dc.identifier.urihttp://hdl.handle.net/10722/154658-
dc.description.abstractBiominerals exhibit complex hierarchical structures derived from bottom-up self-assembly mechanisms. Type I collagen serves as the building block for mineralized tissues such as bone and dentin. In the present study, 250-300 μm thick, partially demineralized collagen scaffolds exhibiting a gradient of demineralization from the base to surface were mineralized using a classical top-down approach and a non-classical bottom-up approach. The top-down approach involved epitaxial growth over seed crystallites. The bottom-up approach utilized biomimetic analogs of matrix proteins to stabilize amorphous calcium phosphate nanoprecursors and template apatite nucleation and growth within the collagen matrix. Micro-computed tomography and transmission electron microscopy were employed to examine mineral uptake and apatite arrangement within the mineralized collagen matrix. The top-down approach could mineralize only the base of the partially demineralized scaffold, where remnant seed crystallites were abundant. Minimal mineralization was observed along the surface of the scaffold; extrafibrillar mineralization was predominantly observed. Conversely, the entire partially demineralized scaffold, including apatite-depleted collagen fibrils, was mineralized by the bottom-up approach, with evidence of both intrafibrillar and extrafibrillar mineralization. Understanding the different mechanisms involved in these two mineralization approaches is pivotal in adopting the optimum strategy for fabricating novel nanostructured materials in bioengineering research. © 2010 Acta Materialia Inc. Published by Elsevier Ltd. All rights reserved.en_US
dc.languageengen_US
dc.publisherElsevier BV. The Journal's web site is located at http://www.elsevier.com/locate/actabiomaten_US
dc.relation.ispartofActa Biomaterialiaen_US
dc.subject.meshCollagen - Metabolism - Ultrastructureen_US
dc.subject.meshHumansen_US
dc.subject.meshHydrogen-Ion Concentrationen_US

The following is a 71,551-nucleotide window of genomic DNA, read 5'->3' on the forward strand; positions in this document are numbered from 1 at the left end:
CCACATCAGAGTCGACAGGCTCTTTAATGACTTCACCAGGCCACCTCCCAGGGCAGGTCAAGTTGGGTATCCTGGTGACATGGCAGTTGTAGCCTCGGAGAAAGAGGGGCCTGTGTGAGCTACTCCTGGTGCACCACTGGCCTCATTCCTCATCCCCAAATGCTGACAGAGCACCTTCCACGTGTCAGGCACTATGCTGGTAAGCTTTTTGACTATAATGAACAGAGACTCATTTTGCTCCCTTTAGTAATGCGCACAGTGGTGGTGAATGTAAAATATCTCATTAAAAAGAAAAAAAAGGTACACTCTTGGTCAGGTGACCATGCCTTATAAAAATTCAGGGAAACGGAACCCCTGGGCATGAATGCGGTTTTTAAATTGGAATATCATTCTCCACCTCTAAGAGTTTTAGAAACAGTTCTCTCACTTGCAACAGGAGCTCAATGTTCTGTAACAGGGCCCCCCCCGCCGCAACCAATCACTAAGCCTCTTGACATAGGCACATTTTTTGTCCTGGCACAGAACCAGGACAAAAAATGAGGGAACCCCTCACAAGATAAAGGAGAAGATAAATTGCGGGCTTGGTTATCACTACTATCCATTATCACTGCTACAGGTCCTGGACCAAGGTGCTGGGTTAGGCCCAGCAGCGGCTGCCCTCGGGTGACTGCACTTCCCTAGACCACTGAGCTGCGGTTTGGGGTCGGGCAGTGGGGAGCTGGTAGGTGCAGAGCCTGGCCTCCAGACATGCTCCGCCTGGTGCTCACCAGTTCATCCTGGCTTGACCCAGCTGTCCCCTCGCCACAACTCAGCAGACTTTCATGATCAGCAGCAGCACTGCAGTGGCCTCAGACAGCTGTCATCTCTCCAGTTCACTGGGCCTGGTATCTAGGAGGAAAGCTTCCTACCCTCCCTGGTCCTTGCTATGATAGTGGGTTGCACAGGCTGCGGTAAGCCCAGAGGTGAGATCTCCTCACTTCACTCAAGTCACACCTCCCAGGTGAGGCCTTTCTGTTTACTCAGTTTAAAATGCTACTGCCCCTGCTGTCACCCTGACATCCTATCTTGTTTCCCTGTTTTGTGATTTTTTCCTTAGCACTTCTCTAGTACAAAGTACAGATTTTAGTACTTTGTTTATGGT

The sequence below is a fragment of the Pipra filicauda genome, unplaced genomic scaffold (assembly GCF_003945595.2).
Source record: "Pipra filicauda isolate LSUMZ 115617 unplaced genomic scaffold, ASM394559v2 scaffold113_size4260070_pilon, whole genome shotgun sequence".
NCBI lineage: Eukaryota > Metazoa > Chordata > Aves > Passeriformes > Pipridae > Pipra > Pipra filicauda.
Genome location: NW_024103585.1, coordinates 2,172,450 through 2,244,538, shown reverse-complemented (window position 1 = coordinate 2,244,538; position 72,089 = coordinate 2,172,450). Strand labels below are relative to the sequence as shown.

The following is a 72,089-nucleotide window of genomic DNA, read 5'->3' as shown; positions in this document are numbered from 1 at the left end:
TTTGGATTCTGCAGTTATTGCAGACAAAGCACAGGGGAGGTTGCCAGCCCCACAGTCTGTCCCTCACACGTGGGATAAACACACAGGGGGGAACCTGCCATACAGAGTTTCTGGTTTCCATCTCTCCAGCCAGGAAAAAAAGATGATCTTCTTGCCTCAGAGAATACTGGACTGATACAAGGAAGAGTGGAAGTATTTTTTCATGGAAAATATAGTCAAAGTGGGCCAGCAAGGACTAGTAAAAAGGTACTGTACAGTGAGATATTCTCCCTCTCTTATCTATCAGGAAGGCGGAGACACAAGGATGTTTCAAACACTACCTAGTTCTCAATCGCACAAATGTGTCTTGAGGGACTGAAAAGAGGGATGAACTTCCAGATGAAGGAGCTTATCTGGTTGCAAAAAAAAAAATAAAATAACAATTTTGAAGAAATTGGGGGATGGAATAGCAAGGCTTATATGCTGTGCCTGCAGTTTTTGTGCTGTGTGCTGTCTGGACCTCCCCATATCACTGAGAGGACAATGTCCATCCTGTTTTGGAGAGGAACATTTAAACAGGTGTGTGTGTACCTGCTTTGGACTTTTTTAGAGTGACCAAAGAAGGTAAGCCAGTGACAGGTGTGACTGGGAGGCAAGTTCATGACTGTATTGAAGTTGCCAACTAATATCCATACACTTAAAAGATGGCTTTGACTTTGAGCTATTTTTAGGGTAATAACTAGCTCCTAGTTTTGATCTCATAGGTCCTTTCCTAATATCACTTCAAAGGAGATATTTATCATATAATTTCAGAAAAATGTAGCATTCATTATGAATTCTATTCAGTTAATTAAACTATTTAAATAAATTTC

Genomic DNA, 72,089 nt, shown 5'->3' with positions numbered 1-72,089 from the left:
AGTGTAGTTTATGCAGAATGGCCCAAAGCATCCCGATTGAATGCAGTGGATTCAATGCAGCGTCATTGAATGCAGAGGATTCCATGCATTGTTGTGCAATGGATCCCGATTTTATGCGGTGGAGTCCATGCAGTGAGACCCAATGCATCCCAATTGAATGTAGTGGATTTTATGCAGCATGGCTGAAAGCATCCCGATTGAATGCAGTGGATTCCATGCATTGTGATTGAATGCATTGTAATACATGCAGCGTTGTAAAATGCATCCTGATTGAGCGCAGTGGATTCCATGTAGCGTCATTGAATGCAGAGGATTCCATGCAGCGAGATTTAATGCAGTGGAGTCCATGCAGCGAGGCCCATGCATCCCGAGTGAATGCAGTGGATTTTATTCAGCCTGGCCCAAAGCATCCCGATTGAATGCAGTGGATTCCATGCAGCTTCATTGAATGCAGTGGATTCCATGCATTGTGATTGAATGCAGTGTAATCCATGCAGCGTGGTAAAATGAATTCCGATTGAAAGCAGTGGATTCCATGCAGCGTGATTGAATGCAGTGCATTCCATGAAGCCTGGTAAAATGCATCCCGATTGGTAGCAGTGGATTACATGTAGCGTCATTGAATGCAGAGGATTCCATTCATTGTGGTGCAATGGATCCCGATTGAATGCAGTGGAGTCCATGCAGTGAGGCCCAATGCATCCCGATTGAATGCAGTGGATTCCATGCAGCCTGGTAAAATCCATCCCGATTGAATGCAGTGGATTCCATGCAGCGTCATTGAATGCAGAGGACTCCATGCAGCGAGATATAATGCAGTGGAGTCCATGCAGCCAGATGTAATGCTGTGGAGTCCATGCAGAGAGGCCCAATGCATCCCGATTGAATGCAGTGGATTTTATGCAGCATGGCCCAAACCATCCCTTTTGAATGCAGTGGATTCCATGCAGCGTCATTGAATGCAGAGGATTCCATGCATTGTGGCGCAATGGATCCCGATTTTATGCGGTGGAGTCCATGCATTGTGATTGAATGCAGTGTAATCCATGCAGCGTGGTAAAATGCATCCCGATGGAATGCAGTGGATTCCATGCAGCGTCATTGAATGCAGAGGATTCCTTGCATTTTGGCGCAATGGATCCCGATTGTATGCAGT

dc.subject.meshMinerals - Metabolismen_US
dc.subject.meshNanotechnology - Methodsen_US
dc.subject.meshTime Factorsen_US
dc.subject.meshTissue Scaffolds - Chemistryen_US
dc.titleDifferences between top-down and bottom-up approaches in mineralizing thick, partially demineralized collagen scaffoldsen_US
dc.typeArticleen_US
dc.identifier.emailYiu, CKY:ckyyiu@hkucc.hku.hken_US
dc.identifier.authorityYiu, CKY=rp00018en_US
dc.description.naturelink_to_OA_fulltexten_US
dc.identifier.doi10.1016/j.actbio.2010.11.028en_US
dc.identifier.pmid21111071en_US
dc.identifier.pmcidPMC3050119-
dc.identifier.scopuseid_2-s2.0-79952184601en_US
dc.identifier.hkuros184894-
dc.relation.referenceshttp://www.scopus.com/mlt/select.url?eid=2-s2.0-79952184601&selection=ref&src=s&origin=recordpageen_US
dc.identifier.volume7en_US
dc.identifier.issue4en_US
dc.identifier.spage1742en_US
dc.identifier.epage1751en_US
dc.identifier.isiWOS:000288971300035-
dc.publisher.placeNetherlandsen_US
dc.identifier.scopusauthoridLiu, Y=36013814100en_US
dc.identifier.scopusauthoridMai, S=8553591000en_US
dc.identifier.scopusauthoridLi, N=36659653900en_US
dc.identifier.scopusauthoridYiu, CKY=7007115156en_US
dc.identifier.scopusauthoridMao, J=9042779600en_US
dc.identifier.scopusauthoridPashley, DH=35448600800en_US
dc.identifier.scopusauthoridTay, FR=7102091962en_US